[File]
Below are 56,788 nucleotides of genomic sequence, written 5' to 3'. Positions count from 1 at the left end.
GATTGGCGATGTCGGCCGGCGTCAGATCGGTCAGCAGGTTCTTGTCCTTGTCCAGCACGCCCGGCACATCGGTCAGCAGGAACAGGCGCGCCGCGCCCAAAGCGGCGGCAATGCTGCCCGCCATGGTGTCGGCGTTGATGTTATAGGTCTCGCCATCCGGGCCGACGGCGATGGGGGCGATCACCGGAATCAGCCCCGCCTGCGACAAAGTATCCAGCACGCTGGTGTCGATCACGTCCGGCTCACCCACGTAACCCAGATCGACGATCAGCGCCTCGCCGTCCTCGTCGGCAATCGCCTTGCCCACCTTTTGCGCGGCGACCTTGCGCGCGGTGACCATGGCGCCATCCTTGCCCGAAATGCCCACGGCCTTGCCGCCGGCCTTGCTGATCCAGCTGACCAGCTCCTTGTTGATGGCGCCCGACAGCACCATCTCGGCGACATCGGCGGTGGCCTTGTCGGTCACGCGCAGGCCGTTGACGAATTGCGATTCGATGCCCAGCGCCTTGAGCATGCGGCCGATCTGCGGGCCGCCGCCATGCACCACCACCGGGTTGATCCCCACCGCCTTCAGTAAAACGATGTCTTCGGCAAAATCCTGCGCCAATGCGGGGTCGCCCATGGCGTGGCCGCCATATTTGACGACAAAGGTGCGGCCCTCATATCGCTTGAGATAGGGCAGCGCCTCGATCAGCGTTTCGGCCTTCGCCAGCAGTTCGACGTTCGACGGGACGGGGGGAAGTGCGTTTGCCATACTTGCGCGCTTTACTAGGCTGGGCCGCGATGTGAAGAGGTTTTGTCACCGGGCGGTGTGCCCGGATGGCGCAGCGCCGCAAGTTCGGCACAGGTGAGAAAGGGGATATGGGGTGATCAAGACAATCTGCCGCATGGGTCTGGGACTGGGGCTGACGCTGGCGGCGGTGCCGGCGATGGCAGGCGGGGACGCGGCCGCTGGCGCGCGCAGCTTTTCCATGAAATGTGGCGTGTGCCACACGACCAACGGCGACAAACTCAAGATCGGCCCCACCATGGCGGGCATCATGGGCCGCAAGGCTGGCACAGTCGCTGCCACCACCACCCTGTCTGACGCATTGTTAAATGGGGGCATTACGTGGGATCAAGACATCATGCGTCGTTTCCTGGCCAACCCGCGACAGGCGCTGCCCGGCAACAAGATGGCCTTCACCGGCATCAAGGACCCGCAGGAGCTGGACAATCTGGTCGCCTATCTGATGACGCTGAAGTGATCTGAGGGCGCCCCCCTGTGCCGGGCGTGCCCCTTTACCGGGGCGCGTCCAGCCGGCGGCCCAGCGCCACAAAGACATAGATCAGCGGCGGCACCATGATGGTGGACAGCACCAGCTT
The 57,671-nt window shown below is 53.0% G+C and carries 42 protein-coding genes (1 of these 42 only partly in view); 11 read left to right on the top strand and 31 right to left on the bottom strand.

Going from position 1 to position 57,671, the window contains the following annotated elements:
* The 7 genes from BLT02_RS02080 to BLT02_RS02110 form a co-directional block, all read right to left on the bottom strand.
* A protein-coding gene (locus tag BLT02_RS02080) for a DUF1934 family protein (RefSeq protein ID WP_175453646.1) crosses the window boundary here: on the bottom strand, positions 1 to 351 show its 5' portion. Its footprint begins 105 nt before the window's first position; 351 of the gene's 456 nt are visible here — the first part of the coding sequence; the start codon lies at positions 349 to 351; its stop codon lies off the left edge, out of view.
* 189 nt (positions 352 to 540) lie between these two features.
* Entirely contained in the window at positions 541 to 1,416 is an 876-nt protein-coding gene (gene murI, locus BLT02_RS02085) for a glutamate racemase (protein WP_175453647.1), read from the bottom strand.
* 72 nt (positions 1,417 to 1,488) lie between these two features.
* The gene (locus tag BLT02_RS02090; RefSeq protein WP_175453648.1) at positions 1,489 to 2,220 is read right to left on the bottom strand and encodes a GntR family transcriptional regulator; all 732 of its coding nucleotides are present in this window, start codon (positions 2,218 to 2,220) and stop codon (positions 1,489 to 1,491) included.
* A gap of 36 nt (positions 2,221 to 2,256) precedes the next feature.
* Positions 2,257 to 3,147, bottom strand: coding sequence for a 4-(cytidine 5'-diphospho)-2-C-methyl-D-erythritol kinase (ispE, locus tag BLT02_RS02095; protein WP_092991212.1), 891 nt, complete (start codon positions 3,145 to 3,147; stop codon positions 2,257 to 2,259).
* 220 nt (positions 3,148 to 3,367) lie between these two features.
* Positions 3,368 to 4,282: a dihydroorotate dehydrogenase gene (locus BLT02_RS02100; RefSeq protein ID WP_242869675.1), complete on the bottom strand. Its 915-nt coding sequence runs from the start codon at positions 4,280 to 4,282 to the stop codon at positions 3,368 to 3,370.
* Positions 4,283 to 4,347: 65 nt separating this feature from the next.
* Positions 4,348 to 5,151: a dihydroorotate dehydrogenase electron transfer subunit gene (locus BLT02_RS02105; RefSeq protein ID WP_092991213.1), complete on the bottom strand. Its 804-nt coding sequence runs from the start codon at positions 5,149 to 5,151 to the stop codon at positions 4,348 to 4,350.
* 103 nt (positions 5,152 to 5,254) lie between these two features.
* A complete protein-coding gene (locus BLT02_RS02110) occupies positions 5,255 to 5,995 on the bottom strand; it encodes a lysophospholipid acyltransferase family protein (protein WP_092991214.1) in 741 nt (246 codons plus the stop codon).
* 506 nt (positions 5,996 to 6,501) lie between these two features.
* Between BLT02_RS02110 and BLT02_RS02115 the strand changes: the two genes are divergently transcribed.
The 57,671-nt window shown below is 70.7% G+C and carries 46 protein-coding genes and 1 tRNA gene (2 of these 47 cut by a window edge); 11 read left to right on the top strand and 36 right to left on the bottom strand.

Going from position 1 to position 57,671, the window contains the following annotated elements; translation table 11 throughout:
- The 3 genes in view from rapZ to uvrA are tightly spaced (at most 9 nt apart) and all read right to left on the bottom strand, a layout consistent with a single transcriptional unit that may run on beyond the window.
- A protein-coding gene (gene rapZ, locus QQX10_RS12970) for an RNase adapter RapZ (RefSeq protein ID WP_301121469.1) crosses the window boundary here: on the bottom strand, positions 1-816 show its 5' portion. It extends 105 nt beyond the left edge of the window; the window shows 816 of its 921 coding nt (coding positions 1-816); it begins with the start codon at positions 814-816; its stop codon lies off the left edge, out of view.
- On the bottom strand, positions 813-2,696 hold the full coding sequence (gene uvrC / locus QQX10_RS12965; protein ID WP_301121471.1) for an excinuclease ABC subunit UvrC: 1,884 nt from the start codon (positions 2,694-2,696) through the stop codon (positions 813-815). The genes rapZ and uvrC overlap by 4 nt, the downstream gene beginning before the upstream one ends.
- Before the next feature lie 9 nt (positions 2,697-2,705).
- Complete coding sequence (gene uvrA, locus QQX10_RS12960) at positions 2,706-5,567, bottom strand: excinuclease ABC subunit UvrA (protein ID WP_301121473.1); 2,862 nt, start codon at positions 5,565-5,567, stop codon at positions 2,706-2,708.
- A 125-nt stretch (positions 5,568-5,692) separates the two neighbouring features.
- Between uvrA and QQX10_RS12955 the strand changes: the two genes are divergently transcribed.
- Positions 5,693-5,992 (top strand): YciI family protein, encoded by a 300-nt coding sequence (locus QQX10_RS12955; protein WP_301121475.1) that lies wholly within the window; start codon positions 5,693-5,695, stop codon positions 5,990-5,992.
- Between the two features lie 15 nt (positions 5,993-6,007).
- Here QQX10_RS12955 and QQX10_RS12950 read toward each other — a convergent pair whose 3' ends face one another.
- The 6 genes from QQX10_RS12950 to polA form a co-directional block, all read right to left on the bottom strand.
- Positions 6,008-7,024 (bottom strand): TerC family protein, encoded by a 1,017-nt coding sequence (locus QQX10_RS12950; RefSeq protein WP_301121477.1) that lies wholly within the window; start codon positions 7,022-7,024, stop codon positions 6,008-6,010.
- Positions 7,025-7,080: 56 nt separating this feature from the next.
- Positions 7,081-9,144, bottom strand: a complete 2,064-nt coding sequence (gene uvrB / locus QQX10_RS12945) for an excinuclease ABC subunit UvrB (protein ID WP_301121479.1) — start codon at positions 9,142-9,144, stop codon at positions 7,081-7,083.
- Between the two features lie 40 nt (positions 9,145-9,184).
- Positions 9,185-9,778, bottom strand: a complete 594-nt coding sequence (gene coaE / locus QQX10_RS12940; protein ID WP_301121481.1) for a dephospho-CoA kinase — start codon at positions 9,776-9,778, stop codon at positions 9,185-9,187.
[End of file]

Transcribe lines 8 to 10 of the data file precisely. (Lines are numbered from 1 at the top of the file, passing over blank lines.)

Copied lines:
* Entirely contained in the window at positions 541 to 1,416 is an 876-nt protein-coding gene (gene murI, locus BLT02_RS02085) for a glutamate racemase (protein WP_175453647.1), read from the bottom strand.
* 72 nt (positions 1,417 to 1,488) lie between these two features.
* The gene (locus tag BLT02_RS02090; RefSeq protein WP_175453648.1) at positions 1,489 to 2,220 is read right to left on the bottom strand and encodes a GntR family transcriptional regulator; all 732 of its coding nucleotides are present in this window, start codon (positions 2,218 to 2,220) and stop codon (positions 1,489 to 1,491) included.